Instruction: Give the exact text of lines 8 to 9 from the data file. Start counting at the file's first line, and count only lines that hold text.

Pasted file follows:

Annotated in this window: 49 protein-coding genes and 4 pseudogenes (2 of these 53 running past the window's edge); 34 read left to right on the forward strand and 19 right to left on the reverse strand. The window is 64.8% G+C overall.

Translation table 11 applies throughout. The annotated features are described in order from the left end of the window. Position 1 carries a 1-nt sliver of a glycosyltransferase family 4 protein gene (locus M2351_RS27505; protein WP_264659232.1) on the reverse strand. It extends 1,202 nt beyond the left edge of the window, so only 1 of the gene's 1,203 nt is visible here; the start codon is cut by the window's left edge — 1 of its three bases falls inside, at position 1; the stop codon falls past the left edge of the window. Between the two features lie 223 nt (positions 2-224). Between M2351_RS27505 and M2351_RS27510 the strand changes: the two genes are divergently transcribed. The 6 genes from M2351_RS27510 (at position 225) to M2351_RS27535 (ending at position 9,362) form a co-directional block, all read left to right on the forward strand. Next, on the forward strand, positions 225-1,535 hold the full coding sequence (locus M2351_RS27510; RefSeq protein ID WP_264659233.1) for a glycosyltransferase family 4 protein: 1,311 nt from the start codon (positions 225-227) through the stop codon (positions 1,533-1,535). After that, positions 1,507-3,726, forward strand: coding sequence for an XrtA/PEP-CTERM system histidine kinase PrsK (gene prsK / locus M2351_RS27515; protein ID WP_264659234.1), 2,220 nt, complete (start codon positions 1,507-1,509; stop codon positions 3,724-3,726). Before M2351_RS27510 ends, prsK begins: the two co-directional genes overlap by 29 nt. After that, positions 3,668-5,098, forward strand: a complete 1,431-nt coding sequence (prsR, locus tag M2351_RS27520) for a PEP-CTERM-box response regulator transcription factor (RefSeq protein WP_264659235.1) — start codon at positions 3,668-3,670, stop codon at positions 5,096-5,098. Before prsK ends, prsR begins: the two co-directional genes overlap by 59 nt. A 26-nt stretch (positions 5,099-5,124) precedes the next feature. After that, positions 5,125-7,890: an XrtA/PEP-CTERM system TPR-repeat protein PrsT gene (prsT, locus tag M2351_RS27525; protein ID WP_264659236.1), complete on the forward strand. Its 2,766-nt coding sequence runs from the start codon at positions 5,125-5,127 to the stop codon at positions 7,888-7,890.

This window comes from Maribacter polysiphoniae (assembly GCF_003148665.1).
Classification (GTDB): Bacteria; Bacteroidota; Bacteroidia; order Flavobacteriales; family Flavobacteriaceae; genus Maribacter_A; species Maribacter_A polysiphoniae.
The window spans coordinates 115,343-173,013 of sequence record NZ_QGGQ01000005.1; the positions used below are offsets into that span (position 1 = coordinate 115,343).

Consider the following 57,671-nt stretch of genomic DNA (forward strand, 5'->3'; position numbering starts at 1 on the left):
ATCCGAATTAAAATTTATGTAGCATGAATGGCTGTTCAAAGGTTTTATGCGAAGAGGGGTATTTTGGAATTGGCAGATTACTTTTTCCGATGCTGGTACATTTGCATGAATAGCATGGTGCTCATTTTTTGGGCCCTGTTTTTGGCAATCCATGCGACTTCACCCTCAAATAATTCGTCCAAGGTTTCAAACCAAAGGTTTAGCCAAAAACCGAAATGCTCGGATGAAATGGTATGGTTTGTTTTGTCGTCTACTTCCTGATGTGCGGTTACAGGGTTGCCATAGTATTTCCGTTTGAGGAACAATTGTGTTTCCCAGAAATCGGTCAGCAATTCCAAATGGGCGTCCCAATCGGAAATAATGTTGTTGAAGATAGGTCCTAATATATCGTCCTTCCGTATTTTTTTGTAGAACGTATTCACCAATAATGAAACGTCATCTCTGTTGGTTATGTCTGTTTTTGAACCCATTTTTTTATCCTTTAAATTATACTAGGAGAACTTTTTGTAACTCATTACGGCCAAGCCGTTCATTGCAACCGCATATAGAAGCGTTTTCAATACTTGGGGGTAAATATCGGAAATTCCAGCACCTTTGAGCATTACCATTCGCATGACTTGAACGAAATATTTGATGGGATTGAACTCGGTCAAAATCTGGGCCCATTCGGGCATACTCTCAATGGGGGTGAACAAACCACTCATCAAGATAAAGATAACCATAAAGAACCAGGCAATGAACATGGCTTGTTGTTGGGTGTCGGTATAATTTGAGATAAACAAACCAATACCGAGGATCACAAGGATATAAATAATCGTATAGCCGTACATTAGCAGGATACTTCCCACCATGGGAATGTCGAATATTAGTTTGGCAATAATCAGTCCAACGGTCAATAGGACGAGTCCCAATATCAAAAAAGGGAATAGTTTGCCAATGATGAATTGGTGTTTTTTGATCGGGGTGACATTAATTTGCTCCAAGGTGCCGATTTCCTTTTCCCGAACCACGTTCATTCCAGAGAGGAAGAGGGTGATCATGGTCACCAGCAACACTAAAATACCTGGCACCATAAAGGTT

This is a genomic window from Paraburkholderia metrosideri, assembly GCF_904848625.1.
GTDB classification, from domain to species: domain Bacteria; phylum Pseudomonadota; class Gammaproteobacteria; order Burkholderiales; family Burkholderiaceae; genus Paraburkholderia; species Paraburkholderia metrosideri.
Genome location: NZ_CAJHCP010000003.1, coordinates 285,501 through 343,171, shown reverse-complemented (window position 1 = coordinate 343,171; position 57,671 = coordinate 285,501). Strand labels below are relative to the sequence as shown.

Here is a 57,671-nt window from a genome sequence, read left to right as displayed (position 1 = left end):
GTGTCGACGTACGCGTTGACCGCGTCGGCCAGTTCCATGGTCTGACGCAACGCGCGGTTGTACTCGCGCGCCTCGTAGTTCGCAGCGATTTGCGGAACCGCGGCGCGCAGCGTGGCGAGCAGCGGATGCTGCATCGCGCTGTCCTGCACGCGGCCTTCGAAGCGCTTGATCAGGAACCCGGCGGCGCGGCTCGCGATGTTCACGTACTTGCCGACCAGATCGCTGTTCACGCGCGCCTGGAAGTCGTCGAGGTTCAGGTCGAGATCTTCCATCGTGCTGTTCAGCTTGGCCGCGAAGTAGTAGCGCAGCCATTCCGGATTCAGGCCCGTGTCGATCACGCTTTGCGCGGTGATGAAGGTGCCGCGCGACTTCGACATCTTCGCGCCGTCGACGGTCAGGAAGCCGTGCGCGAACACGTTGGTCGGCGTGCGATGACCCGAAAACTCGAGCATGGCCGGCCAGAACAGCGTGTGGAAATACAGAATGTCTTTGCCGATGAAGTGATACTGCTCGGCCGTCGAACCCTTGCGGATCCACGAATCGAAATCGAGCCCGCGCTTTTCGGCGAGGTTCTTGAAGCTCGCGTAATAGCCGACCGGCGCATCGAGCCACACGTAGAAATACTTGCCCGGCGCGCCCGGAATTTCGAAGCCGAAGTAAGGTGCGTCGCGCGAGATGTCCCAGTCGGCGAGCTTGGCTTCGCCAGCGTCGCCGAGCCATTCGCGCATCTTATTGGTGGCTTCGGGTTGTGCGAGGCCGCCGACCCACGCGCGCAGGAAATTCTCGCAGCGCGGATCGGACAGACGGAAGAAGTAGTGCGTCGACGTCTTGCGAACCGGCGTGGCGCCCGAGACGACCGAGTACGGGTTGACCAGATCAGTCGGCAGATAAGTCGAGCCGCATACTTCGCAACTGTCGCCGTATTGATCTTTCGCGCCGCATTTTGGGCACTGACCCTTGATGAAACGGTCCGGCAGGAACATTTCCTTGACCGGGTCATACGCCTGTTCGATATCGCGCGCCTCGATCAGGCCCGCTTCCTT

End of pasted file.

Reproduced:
This is a genomic window from Paraburkholderia metrosideri, assembly GCF_904848625.1.
GTDB classification, from domain to species: domain Bacteria; phylum Pseudomonadota; class Gammaproteobacteria; order Burkholderiales; family Burkholderiaceae; genus Paraburkholderia; species Paraburkholderia metrosideri.